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Connecting GPS receiver to W10 Surface Pro 4

David Sparkes

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I have forced myself to advance 10 years, to get a decent display that can be used at home, in the pub, and in the car, supported by a PC running a current OS, at a reasonable speed.

Needless to say, I'm feeling a little out of breath, and am seeking some virtual support!!

One of the shortcomings of the Surface Pro 4 is the lack of a built-in GPS receiver, but I confess that I thought this would be reasonably simple to solve, using one of my Bluetooth connecting receivers, specifically the HOLOX BT-541.In practice, this receiver 'struggles', in that while it is recognised by the PC, GPS information fails to get through to MemoryMap, on which I pre-plot routes, and use 'live' to show where I am whilst driving, or being driven.
I have discovered my 'Fortuna Clip-on' receiver does connect to the PC, unfortunately it struggles to reliably connect to the GPS satellites, which means it's not a practical solution.

Researching, I am told that a W10 update was released in October 2015, which pre-dates my W10 purchase, so I have to assume is incorporated. W10 declares itself as fully up-to-date. However it is claimed this update only applies to 'something' v1.2. Unfortunately I cannot re-find that thread so cannot be certain what the 'something' was; it might have been a 'SIRF stack'.

I'm sort of resigned to buying a new GPS receiver mouse, and I'd prefer Bluetooth rather than wired.

Has anyone else been there, done that, and got a proven solution? :-)


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I can't help, sorry, but will watch for answers to your query.

Work provides me with a Surface Pro and one of the downsides is that I can not get either of my bluetooth GPS units to work with it on Windows 8.1 (though it will recognise both, a GNS1000 and a BT 338). The BT unit worked fine with a previous Windows XP netbook and the GNS1000 works with my MacBook Pro and iPhone, plus an Android tablet, so it is disappointing. Google hasn't helped much - it just seems that bluetooth GPS support is poor in Windows 8. I wonder if Windows 10 will be better?

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The Surface tablets are pretty poor, if i were you I would sell it and buy a android tablet.

That's pretty far from the truth, except for the first Surface (not Pro) with Windows 8 RT.

Anyway, a serial connection over bluetooth has been a problem since W8. For some reason it likes closing the connection, I've ran into this trying to get a bluetooth OBD2 adapter working. I haven't tried a bluetooth GPS receiver in a long time though, but I imagine it suffers from the same issues. A USB connected receiver should work fine.

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The Surface tablets are pretty poor, if i were you I would sell it and buy a android tablet.

I've already done that, a Sony Xperia 4, and the problem is that it runs 'programmes for tablets', which I found are 'crippled' versions of the proper PC programmes. Certainly this applies to MemoryMap. The display is great, all I wished for, and while I learnt to adapt to the limitations of the Tablet version of the programme, it was always a poor stop gap until the Surface Pro 4 started shipping in the UK.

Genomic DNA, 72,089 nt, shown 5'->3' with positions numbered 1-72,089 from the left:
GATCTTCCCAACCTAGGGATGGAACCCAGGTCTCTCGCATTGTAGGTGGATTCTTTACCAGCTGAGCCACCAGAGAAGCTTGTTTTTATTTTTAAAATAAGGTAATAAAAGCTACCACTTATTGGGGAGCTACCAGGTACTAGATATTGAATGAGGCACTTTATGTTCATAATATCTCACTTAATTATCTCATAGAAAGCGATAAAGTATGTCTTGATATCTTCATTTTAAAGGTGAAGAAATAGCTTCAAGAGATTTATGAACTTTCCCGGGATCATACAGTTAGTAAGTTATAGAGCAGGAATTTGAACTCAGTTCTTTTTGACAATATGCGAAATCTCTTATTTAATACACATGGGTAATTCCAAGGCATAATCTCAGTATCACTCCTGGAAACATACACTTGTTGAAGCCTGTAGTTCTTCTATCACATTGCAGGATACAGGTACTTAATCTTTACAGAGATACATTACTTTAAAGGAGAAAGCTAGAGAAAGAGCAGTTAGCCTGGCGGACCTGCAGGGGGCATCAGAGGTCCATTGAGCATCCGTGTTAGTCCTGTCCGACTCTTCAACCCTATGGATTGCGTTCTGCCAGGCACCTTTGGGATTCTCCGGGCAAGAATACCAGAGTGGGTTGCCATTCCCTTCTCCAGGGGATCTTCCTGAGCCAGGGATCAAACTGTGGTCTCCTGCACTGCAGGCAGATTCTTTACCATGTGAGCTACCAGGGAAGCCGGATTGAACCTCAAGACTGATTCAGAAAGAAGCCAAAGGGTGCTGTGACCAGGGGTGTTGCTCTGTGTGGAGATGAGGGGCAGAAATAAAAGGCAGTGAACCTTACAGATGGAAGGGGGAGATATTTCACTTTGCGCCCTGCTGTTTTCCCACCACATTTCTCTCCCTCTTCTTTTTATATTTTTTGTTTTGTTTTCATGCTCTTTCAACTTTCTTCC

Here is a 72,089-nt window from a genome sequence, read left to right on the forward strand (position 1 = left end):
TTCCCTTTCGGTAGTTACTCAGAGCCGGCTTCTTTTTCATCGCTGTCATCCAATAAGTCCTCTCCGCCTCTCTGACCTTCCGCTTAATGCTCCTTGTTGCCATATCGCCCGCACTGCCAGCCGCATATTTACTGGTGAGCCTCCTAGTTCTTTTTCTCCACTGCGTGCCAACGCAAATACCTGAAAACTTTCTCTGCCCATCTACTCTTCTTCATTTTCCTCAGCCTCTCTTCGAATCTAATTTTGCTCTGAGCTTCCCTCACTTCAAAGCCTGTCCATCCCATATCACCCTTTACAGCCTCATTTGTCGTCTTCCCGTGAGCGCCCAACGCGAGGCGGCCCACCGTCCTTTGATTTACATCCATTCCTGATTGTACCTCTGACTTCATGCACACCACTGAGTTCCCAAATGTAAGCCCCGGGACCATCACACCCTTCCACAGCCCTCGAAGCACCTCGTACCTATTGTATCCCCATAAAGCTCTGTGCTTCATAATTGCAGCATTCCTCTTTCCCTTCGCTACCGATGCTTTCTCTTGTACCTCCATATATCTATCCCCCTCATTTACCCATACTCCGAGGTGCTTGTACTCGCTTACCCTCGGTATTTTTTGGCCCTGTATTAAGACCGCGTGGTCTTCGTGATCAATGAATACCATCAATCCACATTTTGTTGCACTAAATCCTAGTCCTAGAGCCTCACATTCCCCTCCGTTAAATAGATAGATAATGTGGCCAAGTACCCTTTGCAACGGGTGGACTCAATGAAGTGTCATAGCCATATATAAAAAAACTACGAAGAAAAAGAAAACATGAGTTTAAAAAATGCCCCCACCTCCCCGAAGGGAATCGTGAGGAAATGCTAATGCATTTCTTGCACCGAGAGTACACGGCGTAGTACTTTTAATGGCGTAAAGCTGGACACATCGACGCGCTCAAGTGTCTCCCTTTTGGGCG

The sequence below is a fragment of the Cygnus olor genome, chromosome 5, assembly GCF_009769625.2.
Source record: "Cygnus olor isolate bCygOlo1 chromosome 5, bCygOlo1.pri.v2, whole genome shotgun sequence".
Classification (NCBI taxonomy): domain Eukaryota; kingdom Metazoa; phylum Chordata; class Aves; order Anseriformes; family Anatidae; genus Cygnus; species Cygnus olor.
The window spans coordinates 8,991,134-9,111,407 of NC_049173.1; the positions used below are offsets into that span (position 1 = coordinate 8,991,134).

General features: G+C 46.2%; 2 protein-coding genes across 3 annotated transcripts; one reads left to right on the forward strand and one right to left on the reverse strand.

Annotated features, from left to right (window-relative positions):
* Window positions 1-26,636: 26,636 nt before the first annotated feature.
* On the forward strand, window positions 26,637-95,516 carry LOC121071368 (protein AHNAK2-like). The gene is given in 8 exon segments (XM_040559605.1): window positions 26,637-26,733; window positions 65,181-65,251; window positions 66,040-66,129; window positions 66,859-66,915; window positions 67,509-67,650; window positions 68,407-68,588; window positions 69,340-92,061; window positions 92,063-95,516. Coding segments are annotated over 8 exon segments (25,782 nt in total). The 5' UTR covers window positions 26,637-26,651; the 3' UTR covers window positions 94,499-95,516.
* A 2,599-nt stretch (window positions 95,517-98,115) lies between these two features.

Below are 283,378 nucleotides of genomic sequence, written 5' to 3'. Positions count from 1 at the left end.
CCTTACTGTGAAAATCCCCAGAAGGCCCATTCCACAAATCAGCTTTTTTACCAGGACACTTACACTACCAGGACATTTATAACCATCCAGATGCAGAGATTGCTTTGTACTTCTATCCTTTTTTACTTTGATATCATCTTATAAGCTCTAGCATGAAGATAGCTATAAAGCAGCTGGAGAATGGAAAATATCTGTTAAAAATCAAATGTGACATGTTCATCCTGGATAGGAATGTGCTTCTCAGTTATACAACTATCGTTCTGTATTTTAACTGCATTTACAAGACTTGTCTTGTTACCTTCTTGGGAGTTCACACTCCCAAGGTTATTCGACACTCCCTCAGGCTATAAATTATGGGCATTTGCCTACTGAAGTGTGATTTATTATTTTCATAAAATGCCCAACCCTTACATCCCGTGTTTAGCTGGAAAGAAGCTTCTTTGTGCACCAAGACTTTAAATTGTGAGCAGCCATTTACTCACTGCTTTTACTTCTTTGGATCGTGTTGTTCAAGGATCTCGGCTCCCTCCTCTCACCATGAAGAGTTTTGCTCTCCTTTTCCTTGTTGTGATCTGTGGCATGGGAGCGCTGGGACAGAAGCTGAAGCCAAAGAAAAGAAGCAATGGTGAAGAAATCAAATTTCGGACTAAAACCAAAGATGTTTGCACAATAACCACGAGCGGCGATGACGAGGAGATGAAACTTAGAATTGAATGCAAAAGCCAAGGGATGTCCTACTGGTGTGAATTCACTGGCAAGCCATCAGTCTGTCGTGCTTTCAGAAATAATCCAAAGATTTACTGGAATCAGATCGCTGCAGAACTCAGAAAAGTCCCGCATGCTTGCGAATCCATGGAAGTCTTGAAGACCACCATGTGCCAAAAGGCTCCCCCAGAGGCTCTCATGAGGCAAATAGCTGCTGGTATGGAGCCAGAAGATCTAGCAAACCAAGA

The Surface Pro 4 is a PC first, that will also work as a tablet, with or without a keyboard. It loads and runs proper programmes designed for PCs.

Moving on ...

As always sometimes happens, it appears I have found an answer myself, in this case without initially realising it.

Of course, realisation struck not only after I had posted here, but also after I had posted to the Microsoft Support community as well !! That involved doing the research so I could quote an update patch number, a version build number, and researching more modern GPS receivers, at £50 quid a throw!

OK, this is how I found the solution.

Working from a comment in a forum somewhere, where a poster said he was "going 'RFCOMM' ", I downloaded a file and ran it. No benefit appeared immediately, but this morning I was checking which COMM ports were enabled and found Port 10, which I had not seen in use before. Investigations showed it was not associated with my GPS receiver (Device Manager > Ports > Right Click / Properties showed it as 'on Bluetooth Device (RFCOMM Protocol TDI).

I went back to MemoryMap, set the GPS port to 10, and as if by magic, the flashing position indicator lit up!!

Bleeding Hell, or words to that effect.

You get many, MANY results from Googling RFCOMM, even adding qualifiers such as 'Bluetooth', and / or 'Driver'.

The download site I used was driverscape.com/download/bluetooth-device-(rfcomm-protocol-tdi, precede that with www, of course. It's given as file version 8.5, with a file size of 2.33M (In my Downloads directory this is shown as 2,392 KB).

On that page there are different versions for different OS, I used the one for Windows 10 64 bit, make sure you use the correct one for your OS.

The rest should be straightforward <evil grin>

Good Luck.

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